Types of unsecured debt[edit]

  1. Corporate unsecured debt – Since this type of debt assumes a greater amount of risk, corporations that have lower bond ratings (such as BBB) are classified as unsecured debt due to their higher default risk.[3]
  2. Personal loan – A personal loan is a loan which can be taken to meet unspecified financial needs. Today personal loan segment has diverted into many specialised loans. It can be taken for various purpose such as a wedding, traveling, paying education fee, medical emergencies or any undefined reason etc.[1] The interest paid on a personal loan is in most cases higher than that payable on secured loans.[4]
  3. Consumer durable loan – In the retail sector or e-commerce, a growing number of merchants have embraced point-of-sale financing. It is commonly called consumer finance. On the spot no-cost EMI option is given. Even though, as per the rules and regulations of specific countries, there can never be no cost EMI option. Any lending institute is bound to take interest in some form or the other from you.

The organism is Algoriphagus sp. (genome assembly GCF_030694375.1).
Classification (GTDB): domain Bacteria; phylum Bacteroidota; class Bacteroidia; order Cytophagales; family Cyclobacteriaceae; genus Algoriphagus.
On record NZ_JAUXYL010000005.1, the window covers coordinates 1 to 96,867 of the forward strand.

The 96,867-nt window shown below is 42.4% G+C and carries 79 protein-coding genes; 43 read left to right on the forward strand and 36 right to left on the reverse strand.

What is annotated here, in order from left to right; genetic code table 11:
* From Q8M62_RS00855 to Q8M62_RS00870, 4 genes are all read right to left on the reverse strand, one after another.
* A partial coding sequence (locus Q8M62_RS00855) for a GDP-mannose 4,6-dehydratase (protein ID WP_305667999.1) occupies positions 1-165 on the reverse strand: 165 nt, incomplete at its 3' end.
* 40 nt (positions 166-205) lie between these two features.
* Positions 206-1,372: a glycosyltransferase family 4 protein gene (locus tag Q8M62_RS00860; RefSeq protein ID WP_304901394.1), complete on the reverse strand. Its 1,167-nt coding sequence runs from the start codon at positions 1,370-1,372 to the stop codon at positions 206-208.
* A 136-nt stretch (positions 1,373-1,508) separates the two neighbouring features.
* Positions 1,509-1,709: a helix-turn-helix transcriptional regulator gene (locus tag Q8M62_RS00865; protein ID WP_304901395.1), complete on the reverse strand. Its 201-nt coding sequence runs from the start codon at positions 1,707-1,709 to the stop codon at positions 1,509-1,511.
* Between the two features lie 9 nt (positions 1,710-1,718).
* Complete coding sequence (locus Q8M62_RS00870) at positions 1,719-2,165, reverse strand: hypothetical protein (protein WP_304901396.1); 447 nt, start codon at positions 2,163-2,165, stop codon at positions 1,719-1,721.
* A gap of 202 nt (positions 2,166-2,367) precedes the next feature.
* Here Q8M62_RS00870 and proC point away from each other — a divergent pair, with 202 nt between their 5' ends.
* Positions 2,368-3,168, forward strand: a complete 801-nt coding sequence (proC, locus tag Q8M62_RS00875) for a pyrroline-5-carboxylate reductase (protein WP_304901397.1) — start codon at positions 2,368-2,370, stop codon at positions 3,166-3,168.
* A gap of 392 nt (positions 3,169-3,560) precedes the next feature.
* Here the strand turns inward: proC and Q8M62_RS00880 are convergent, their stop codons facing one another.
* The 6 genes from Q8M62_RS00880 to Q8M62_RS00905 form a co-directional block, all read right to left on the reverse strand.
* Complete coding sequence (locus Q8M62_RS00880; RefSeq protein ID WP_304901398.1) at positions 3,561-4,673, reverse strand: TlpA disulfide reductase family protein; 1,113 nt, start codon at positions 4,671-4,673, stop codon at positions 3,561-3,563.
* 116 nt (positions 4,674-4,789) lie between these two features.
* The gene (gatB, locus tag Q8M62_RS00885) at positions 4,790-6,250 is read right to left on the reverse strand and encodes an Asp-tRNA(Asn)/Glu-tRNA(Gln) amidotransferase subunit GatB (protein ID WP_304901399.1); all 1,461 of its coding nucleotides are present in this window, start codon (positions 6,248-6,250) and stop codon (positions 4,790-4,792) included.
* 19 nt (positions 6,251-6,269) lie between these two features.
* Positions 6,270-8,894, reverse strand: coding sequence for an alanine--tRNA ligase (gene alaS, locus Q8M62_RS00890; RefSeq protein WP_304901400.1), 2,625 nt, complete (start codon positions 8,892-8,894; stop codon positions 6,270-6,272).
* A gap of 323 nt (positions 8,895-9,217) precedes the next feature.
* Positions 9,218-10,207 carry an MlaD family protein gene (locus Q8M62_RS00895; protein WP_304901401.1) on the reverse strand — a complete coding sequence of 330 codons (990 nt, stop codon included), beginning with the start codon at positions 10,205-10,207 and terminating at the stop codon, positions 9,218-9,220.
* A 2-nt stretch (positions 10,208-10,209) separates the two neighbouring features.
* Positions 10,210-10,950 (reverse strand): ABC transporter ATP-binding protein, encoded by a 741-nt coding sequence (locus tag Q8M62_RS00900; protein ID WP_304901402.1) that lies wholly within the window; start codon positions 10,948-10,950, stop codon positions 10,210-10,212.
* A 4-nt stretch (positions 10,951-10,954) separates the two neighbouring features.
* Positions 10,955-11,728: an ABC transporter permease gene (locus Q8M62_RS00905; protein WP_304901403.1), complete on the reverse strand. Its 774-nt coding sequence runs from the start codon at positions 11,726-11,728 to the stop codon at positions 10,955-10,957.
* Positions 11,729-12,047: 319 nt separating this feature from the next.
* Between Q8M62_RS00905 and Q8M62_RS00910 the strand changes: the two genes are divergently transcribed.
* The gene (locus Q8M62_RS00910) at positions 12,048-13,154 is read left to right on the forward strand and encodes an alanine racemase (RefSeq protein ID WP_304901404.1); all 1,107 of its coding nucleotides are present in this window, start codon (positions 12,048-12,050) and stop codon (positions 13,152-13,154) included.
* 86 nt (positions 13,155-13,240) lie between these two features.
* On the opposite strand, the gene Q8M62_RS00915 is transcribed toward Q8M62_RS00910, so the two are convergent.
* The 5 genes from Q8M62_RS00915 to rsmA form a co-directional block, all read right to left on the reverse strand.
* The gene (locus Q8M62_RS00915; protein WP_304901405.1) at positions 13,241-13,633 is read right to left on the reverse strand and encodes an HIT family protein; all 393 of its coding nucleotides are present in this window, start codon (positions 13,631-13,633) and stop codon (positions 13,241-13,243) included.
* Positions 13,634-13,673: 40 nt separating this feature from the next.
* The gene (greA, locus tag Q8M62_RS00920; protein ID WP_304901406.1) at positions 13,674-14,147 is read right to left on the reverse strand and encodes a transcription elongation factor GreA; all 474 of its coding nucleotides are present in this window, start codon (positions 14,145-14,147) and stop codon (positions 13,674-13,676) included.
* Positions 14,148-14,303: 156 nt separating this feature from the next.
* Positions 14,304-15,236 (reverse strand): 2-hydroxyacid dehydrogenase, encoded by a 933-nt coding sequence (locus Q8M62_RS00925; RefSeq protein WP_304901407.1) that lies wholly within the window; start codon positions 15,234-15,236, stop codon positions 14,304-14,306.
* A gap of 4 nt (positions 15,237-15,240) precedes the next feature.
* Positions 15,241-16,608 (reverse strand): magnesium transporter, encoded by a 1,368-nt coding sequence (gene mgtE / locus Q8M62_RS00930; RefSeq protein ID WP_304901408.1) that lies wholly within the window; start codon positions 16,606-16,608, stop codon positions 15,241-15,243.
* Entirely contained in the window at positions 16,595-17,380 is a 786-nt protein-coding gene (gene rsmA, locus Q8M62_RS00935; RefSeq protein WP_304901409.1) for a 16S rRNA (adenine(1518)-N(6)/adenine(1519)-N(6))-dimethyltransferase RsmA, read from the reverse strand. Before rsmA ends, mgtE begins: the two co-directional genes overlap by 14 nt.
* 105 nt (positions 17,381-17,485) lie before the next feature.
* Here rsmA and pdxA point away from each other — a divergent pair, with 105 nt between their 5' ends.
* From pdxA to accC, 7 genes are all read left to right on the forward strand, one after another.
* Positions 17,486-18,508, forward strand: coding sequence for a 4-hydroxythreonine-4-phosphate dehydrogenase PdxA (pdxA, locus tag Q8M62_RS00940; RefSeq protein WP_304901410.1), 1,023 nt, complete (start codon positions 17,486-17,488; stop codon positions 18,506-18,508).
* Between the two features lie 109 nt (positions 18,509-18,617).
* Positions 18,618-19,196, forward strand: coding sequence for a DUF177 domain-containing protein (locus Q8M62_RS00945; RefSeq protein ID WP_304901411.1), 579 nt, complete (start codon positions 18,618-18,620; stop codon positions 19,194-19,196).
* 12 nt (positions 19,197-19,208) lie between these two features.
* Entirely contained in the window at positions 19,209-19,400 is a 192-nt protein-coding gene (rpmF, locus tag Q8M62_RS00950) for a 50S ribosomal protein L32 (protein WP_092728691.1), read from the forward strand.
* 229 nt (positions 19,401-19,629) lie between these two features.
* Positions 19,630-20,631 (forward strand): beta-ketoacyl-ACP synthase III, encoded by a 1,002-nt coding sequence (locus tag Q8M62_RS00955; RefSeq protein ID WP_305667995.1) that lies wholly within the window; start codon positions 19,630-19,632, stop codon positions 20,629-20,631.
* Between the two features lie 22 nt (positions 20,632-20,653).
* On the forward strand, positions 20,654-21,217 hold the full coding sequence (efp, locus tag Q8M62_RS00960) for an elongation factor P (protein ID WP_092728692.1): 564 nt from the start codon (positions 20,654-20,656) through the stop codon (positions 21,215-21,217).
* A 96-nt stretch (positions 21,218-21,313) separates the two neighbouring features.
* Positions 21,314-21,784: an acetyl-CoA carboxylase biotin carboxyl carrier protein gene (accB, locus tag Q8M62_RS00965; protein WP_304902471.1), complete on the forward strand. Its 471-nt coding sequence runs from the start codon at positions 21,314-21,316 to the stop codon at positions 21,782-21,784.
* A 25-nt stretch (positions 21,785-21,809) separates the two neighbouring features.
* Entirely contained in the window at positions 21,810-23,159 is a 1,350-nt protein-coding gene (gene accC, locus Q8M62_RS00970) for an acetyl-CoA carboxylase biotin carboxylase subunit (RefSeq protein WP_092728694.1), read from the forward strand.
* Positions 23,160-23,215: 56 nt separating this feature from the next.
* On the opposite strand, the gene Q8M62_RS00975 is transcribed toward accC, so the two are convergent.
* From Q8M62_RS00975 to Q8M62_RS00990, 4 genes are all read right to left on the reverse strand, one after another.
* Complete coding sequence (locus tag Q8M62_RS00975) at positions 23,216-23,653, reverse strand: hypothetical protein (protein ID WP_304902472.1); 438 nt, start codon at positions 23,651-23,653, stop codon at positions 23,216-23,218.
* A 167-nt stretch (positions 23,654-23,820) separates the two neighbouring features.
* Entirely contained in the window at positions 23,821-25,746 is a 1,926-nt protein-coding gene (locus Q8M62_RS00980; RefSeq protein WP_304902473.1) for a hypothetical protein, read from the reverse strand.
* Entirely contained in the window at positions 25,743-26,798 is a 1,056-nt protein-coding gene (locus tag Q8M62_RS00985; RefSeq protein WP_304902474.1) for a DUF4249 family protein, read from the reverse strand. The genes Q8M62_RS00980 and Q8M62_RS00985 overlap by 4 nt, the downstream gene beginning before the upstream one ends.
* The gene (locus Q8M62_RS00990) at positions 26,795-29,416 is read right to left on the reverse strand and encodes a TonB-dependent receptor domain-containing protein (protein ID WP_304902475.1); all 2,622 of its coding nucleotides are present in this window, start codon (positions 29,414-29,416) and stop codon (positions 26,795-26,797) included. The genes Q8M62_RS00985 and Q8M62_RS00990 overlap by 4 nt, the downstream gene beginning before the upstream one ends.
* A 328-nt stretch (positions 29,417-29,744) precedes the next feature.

4. Student loans This common type of debt is considered unsecured in many countries, because the loan is usually taken by a student (usually from a graduate or undergraduate level) or the student's parent / legal guardian to pay tuition fees for the student. The borrower is usually expected to pay back the loan after completion of the course and securing a job. Due to the obvious uncertainty of the student to be able to find a job after completion of the course (or at times, even finish it), lenders have very strict criteria for this product. The loan is only given after the lender assesses the student's academic record, the type of course the student is wishing to pursue and the quality of the university / institute where the student has secured admission for the aforementioned course, in addition to other standard criteria such as the guarantor's credit history, bank account statements, assets and holdings, etc. However, in rare cases, the borrower (usually a parent / legal guardian) of the student can pledge assets against the loan, thereby making it a secured loan. In recent times, a lot of salaried professionals also take loans to complete part time courses or certifications. In such cases however, the loan is not considered to be a student loan – it is simply categorized as a general personal loan.